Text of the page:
Plenty of room for passengers, methane, LOX, and commuter aircrafts to carry the passengers. A C-17 is as big as an A350 or 787.
add some shopping malls, hotels, and other goodies.

I think even in a high reliability world the ship will probably be evacuated during launch and landings. I also think that large scale (more than 1 or 2 launches) fuel storage would not be attached the launch platform. In the real world there may be a small flotilla of ships, including a launch and landing ship, a transportation/logistics/security ship, and a fuel tanker or two. Purpose built ships could turn this into a well oiled machine with ships converging and diverging in a tightly choreographed schedule to allow a point to point launch every 2 hours or so.

I doubt the same ship(s) could be used for space launch though. Much more careful packing of sensitive equipment for interplanetary travel, quick volleys of multiple tankers, and satellite encapsulation would all go counter to the requirements of an airliner-like workflow. A mars caravan launch campaign would interrupt point-to-point travel for at least a few days at a time if they tried to use the same platform and LEO/BEO ships would likely need more processing than would make sense to be done on a ship.

Offline R.Simko

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Re: BFR ASDS
« Reply #44 on: 10/06/2017 08:09 PM »
If Mr. Musk did choose to build an island for launching BFR, any thoughts of where the best location would be to build an island?

Offline RobLynn

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Re: BFR ASDS
« Reply #45 on: 10/07/2017 12:25 AM »
With two ASDS ships they could launch from one and land on the other, then swap location for next launch etc, even if launch ASDA is tied up to end of a pier for easy access. Ships are incredibly cheap, typically only about $2000/tonne so being able to build majority of launch towers, cranes, fuel tanks etc in a shipyard might reduce their costs considerably.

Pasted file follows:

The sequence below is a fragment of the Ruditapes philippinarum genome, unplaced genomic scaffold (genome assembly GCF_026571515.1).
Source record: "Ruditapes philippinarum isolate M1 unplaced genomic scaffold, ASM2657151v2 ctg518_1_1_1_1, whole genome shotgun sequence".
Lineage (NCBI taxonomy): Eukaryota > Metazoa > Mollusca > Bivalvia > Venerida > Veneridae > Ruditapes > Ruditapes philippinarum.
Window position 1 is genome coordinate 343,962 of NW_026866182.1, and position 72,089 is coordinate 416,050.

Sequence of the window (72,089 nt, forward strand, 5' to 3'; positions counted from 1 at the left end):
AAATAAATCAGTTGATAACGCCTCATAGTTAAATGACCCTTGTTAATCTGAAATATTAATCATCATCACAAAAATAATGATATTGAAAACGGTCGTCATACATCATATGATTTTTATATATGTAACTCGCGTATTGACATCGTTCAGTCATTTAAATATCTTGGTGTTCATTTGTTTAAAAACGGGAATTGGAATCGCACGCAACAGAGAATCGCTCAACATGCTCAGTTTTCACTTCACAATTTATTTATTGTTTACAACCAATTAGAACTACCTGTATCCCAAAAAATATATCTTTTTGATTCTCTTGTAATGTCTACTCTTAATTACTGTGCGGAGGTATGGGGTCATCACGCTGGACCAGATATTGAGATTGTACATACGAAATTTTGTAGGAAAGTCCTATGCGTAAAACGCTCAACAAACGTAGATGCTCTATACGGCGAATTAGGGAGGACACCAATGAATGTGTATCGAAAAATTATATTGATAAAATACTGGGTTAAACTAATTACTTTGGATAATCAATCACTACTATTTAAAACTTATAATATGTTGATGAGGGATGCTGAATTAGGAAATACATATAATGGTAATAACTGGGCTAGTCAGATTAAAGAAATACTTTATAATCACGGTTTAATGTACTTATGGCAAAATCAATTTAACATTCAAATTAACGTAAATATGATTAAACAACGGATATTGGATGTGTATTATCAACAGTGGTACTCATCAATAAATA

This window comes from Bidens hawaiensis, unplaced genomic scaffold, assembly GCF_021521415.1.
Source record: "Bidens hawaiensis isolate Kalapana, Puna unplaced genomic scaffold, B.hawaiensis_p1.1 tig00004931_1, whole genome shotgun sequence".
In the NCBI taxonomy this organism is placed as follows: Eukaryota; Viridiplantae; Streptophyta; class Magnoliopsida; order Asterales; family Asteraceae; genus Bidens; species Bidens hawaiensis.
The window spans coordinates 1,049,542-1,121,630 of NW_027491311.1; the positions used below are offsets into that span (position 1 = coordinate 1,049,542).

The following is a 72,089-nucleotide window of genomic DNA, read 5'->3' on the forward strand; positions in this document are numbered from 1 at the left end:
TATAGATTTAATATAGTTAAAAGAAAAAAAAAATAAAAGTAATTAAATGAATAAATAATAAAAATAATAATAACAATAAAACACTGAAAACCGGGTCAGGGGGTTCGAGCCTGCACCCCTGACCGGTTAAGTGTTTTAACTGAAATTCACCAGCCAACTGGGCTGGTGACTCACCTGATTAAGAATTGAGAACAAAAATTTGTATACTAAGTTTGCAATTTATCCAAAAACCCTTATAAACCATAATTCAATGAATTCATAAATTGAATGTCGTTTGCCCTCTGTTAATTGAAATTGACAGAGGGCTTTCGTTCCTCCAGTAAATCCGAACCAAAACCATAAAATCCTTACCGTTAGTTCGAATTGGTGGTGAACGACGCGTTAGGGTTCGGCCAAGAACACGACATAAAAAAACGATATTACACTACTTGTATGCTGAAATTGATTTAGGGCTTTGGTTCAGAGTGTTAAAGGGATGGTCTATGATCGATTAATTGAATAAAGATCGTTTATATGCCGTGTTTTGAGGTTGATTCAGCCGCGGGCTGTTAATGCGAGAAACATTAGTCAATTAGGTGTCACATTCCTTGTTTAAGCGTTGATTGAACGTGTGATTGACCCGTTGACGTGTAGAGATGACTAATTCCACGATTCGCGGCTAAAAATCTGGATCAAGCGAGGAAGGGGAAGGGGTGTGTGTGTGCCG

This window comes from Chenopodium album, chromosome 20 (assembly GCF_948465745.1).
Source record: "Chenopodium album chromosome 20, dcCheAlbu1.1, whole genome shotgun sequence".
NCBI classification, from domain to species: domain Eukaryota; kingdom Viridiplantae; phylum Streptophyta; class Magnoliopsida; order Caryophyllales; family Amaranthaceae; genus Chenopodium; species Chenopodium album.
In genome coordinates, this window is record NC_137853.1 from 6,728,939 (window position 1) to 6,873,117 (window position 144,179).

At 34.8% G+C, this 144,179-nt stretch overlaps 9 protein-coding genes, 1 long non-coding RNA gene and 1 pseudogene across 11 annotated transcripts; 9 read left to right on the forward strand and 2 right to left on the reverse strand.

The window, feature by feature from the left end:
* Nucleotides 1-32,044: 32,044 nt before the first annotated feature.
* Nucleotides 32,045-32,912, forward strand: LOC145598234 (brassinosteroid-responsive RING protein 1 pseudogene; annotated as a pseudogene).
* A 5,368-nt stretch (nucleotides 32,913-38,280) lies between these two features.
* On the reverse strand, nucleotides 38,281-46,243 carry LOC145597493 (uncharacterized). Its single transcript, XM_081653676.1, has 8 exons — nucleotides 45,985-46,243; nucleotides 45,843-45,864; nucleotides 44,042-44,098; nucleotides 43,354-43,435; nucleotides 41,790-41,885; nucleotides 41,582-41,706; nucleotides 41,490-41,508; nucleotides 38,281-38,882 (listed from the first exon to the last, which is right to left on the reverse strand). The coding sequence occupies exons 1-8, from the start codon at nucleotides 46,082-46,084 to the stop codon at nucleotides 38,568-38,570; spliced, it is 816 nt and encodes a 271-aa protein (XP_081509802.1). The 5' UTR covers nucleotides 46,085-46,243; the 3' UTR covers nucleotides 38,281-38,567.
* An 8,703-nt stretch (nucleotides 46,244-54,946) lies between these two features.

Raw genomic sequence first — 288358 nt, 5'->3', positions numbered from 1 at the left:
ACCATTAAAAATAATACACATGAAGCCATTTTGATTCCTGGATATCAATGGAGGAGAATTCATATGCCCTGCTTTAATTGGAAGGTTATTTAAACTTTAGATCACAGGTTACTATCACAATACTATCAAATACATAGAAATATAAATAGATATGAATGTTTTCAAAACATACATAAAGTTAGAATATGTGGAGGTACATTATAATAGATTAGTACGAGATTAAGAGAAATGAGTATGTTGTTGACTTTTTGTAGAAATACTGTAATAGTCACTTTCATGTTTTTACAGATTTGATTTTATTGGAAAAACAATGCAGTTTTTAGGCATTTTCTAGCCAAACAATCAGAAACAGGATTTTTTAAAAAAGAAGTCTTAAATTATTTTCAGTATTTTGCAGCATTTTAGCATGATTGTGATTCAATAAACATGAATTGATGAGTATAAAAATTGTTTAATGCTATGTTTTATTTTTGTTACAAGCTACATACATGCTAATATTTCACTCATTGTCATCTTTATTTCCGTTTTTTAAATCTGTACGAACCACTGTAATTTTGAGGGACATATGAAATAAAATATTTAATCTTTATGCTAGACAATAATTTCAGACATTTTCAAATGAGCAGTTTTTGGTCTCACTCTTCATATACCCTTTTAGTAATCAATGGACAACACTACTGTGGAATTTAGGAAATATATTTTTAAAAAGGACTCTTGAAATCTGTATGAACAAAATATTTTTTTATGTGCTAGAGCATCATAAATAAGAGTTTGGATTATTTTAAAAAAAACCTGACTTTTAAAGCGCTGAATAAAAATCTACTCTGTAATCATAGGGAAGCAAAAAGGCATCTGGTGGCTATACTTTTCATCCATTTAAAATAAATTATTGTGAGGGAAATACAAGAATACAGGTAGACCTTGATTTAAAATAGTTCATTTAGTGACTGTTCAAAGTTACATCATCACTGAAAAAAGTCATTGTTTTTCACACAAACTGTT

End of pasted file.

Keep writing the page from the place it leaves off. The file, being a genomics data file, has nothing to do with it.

I wonder about the possibility of using a variable buoyancy design - big catamaran with ballast tanks to sink almost entirely below sea surface for launch and landing so that little more than the landing cradle is exposed to rocket exhaust.  Catamarans are fast and very stable, and if submerged so that they have minimal water-line area they are very insensitive to waves.

I'm a "glass is twice as big as it needs to be" kinda guy

Offline Zed_Noir

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Re: BFR ASDS
« Reply #46 on: 10/07/2017 07:51 AM »
What does folks think of the idea to put vertical BFS protective hangars abreast of the crane on the BFR ASDS for storing 2 or 4 BFS?

For a simple dual hangar design. Two vertical cylindrical structures with one to the starboard and one to port side of the BFR ASDS crane with a hatch on top. You already got the crane aboard the ASDS to move the BFS. Internal service platforms could be fitted in the hangars.

Should speed up the tempo of launch. Especially with BFS tankers on a BFR ASDS with quad BFS hangars.

Also useful to shelter the BFS in bad weather.

Offline DOCinCT

Re: BFR ASDS
« Reply #47 on: 10/07/2017 04:45 PM »
...
* doesn't the BFS suffer the same problem that the Space Shuttle suffered, which was that you are essentially launching a mini space station into orbit on every launch?  Why not separate people and cargo?